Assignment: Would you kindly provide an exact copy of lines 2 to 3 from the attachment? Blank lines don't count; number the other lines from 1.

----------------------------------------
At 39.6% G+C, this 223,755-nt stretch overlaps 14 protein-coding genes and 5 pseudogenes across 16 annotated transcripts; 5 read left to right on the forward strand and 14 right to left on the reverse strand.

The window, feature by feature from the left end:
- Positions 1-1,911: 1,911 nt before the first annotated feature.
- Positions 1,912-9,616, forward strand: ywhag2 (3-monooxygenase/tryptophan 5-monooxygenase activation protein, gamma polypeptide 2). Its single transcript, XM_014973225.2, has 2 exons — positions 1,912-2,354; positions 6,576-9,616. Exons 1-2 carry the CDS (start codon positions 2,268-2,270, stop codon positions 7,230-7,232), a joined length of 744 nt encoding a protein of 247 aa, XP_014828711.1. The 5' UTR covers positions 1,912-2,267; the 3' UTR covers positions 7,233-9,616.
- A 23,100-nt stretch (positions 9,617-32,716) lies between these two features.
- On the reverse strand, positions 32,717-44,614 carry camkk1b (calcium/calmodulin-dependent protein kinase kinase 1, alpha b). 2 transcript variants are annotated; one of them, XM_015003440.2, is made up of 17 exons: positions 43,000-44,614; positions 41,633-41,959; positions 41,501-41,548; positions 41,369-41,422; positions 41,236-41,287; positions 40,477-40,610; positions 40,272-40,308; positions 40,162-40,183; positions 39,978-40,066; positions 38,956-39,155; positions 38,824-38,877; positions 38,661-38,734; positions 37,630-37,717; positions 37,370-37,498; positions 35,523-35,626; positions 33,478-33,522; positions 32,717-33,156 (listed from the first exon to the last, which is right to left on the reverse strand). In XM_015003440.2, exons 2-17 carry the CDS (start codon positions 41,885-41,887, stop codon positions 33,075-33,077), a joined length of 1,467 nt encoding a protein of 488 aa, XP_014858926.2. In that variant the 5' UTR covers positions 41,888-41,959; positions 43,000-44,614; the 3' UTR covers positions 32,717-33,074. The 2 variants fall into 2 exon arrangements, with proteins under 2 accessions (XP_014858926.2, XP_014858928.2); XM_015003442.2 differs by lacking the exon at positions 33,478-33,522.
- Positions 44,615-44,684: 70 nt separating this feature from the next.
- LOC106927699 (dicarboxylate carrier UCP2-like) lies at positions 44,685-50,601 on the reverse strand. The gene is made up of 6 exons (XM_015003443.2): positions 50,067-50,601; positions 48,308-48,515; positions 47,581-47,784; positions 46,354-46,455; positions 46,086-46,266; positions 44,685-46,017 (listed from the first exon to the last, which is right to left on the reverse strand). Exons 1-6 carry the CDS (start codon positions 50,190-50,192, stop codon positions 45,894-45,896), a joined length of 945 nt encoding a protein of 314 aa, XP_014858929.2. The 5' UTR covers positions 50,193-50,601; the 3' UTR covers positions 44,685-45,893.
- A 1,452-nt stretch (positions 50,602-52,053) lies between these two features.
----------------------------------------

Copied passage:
The window, feature by feature from the left end:
- Positions 1-1,911: 1,911 nt before the first annotated feature.